Fan Your Creative Spark into a Flame

Quinn McDonaldQuinn holds an MA in Folklore / Popular Culture from California State University at Los Angeles. She graduated from the Coaches Training Institute as a life coach, and is a Certified Creativity Coach. More at Quinn's Wordpress Blog.

Wabi Sabi and the Dance of Life

In a wabi-sabi life, you live within the recognition that all things are impermanent, all things are imperfect, all things are incomplete.

Turning Your Art into Inventory

When it's time for your art to grow up and leave you. Turning your artistic creations into salable inventory.

Moving Out of Your Comfort Zones

That horrible feeling of awkwardness and stupidity at the beginning of learning a new skill isn't fun.

Playing and Growing in a Creative Mastermind Group

Mastermind Groups are the brainchild of Napoleon Hill, the author of the 1937 book, "Think And Grow Rich."

"What Should I Write in My Journal?"

The idea of keeping a journal is often more comfortable than actually keeping one.

Too Busy to Keep a Journal? Try One-Sentence Journaling

Do you wish you could keep a journal, but don't have a lot of time to write in one? Try this creative solution...

Creativity — Just Like Riding a Motorcycle

I realized how much riding has in common with being creative.

Creative Discipline

Discipline sounds punitive. Like doing things you don't want to do. The discipline in this article is different. It is the permission to do the things you want — in fact yearn — to do.

Only One Right Answer

Perception and reality: Creativity is about more than one right answer.

Creative Careers Interviews

Quinn McDonald: Paper Artist & Creativity Coach

By Molly Anderson | Posted 6/1/06 | Updated 6/7/23

Q: How did you know this is what you wanted to do?

A: In grade school I wanted to be a science-fiction writer. In college, I wrote non-fiction and poetry. I wanted to combine art and writing. I created several collages. They did not meet with a lot of approval, but the creation felt powerful.

A long string of jobs followed in advertising agencies, newspapers, PR and marketing departments of corporations. But always, there was collage. At one job, the office building was condemned and I created a mural-size collage on one wall of my office.

I took papermaking classes and fell in love with the wonders of growing, beating and floating fibers into paper. Daffodils, eucalyptus, onions, iris stems. Cards, collages, translucent paper bowls. In my spare time, I taught card making.

By the mid-80s, I had to seriously consider my son's college payments. As a single mother, selling my artwork sounded like a source of extra cash. I did a few art festivals with handmade cards and stationery, and did quite well. My son went to college.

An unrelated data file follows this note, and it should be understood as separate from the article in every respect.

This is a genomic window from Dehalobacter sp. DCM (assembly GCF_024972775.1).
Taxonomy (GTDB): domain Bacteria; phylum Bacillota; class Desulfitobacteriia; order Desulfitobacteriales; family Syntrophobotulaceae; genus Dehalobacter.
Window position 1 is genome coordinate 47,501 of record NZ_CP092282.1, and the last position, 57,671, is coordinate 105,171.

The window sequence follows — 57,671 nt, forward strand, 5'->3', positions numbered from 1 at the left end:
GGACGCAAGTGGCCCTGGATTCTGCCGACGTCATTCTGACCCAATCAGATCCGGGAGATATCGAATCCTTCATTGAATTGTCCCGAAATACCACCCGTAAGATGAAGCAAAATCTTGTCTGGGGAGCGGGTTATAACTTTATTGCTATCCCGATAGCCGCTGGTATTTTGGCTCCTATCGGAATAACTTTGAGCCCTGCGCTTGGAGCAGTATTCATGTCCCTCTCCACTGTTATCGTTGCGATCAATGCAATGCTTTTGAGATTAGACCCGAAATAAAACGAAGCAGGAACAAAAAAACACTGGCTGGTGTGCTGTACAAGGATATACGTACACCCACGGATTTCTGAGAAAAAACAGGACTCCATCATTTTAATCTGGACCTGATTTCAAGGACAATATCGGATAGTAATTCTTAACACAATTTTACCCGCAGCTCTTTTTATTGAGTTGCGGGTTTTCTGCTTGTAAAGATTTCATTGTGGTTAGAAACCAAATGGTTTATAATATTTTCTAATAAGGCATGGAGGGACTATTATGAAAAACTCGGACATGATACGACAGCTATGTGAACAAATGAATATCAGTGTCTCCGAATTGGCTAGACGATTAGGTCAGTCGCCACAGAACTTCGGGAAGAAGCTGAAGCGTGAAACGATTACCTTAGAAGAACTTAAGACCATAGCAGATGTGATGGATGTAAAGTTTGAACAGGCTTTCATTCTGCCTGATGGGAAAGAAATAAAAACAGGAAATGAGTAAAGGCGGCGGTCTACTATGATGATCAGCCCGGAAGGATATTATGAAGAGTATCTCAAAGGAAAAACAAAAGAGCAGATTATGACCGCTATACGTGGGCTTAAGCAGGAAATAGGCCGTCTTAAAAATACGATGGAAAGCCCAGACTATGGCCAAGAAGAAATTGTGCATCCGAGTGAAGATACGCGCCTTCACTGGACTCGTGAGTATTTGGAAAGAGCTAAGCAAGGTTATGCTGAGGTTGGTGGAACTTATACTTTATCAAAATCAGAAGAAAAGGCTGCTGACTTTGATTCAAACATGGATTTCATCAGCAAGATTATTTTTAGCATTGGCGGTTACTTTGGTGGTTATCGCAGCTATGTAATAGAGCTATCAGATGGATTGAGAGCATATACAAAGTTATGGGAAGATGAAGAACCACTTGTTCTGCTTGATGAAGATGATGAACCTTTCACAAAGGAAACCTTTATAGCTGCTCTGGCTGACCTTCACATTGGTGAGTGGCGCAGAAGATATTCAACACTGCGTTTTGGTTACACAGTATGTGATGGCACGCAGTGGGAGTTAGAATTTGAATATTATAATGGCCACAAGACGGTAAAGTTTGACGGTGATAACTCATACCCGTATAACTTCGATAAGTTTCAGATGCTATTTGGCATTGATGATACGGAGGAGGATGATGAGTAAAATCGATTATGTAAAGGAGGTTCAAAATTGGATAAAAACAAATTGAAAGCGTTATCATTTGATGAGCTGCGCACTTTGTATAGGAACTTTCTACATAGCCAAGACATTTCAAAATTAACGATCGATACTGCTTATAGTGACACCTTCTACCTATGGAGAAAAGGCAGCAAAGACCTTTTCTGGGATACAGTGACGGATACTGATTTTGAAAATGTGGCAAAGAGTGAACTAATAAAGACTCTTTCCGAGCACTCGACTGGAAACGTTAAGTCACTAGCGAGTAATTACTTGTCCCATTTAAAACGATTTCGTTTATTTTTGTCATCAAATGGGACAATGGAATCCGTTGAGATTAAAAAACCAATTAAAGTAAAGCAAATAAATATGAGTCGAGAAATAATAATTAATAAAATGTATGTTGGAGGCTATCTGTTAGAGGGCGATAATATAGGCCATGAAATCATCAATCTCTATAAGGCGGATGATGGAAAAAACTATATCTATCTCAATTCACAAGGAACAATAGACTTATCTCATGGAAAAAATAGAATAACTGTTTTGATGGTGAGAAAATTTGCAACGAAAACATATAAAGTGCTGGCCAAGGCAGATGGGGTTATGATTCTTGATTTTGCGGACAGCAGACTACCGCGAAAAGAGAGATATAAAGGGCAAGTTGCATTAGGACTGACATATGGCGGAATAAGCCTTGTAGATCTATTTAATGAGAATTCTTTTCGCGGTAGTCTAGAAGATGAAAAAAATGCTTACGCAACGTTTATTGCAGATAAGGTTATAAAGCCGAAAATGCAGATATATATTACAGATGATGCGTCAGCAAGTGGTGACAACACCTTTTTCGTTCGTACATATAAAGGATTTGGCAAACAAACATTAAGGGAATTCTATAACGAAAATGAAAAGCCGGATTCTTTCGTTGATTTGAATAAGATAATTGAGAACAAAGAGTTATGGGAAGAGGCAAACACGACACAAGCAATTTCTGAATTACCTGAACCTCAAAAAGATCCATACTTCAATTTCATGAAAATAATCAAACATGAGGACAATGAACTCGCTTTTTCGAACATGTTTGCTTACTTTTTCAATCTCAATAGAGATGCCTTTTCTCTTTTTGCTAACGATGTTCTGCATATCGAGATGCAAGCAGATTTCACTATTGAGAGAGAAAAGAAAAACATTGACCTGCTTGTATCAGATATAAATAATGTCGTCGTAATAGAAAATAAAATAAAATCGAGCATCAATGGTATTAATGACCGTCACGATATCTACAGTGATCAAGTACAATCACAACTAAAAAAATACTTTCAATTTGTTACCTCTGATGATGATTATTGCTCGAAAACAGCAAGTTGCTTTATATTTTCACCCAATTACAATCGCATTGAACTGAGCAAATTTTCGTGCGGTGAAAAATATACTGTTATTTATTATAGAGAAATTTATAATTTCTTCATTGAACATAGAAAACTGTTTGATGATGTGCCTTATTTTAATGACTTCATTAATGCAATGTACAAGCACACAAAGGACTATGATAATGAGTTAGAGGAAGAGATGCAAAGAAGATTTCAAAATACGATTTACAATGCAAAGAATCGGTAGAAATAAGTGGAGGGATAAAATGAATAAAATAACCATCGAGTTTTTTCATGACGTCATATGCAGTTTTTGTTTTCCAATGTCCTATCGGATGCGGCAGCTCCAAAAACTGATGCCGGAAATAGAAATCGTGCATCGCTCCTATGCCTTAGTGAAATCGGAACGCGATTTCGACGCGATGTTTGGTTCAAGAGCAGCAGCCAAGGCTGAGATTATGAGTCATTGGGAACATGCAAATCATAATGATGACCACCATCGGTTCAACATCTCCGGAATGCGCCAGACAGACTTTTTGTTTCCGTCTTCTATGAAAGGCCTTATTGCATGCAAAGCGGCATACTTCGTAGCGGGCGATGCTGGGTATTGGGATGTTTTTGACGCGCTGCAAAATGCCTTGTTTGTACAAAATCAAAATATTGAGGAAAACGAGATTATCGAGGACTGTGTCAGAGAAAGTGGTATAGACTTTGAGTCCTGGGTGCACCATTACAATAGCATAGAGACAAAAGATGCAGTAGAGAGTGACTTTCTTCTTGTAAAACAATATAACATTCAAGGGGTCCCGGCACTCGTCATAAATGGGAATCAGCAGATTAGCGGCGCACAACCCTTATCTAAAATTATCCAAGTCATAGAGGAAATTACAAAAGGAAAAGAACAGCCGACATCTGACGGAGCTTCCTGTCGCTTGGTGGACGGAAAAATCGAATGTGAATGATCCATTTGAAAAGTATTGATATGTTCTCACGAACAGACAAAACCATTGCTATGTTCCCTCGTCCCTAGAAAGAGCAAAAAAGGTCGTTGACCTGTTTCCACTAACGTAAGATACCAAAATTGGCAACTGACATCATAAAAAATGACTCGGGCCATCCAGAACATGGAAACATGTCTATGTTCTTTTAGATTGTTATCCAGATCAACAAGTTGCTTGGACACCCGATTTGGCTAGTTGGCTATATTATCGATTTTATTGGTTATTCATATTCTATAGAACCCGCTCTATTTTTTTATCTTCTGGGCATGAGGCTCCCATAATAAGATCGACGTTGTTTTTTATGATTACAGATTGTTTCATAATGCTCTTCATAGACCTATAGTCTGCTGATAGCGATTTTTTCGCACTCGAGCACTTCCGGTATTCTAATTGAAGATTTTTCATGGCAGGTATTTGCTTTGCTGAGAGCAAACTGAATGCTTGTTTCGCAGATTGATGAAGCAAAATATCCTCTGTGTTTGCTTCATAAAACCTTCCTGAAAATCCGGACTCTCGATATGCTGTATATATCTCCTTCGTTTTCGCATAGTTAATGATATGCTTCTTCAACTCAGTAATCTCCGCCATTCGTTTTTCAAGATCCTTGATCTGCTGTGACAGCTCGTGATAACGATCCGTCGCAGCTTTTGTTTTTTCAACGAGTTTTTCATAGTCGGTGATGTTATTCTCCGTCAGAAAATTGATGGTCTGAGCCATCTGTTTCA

Then, imported hand-made paper flooded the market. Papermakers turned to "women's cooperatives" — papers made by women in poor countries — as a source of cheap handmade paper. They could mark it up and resell it or use it in their own projects and make a bigger profit than if they made it themselves. The price of handmade paper dropped.

Within a year, I went broke. Luckily, there was still the day job. I was desperately unhappy. I realized we don't FIND meaning in life, we MAKE meaning in life. I hadn't been driven out of the art field, I simply had not wanted to follow the crowd into the wholesale business. I needed to find a way to create that would allow me to make a fair income.

One day I sat in my studio, playing with fibers, and made a necklace. It was interesting, but it was light. And I knew that clients placed a value on substantial pieces. I added glass beads for weight, and within weeks, had created necklaces, bracelets, and pins with fiber and glass beads. For the next three years I took every jewelry making class I could. My jewelry had a clear purpose — to help others make meaning in their lives. I used old non-jewelry pieces, like a Tuareg veil weight, and made it into a necklace. I loved it because its story reached both forward and back.

The next company was my last "real" job. I was hired as the writing director, and during a lay-off, I was re-invented — working with people who created training programs. In time, I developed five classes on writing and giving presentations.

That reinvention made me aware of how often I had reinvented myself, and how many other artists and writers must have gone through some soul-snuffing event and quit their art. I wanted to help artists find the spark that made meaning in their life and fan it into a flame. I went to life-coaching school, became a life coach, and specialized in working with writers and artists of all kinds. That led to creativity coaching classes, and I became a certified creativity coach.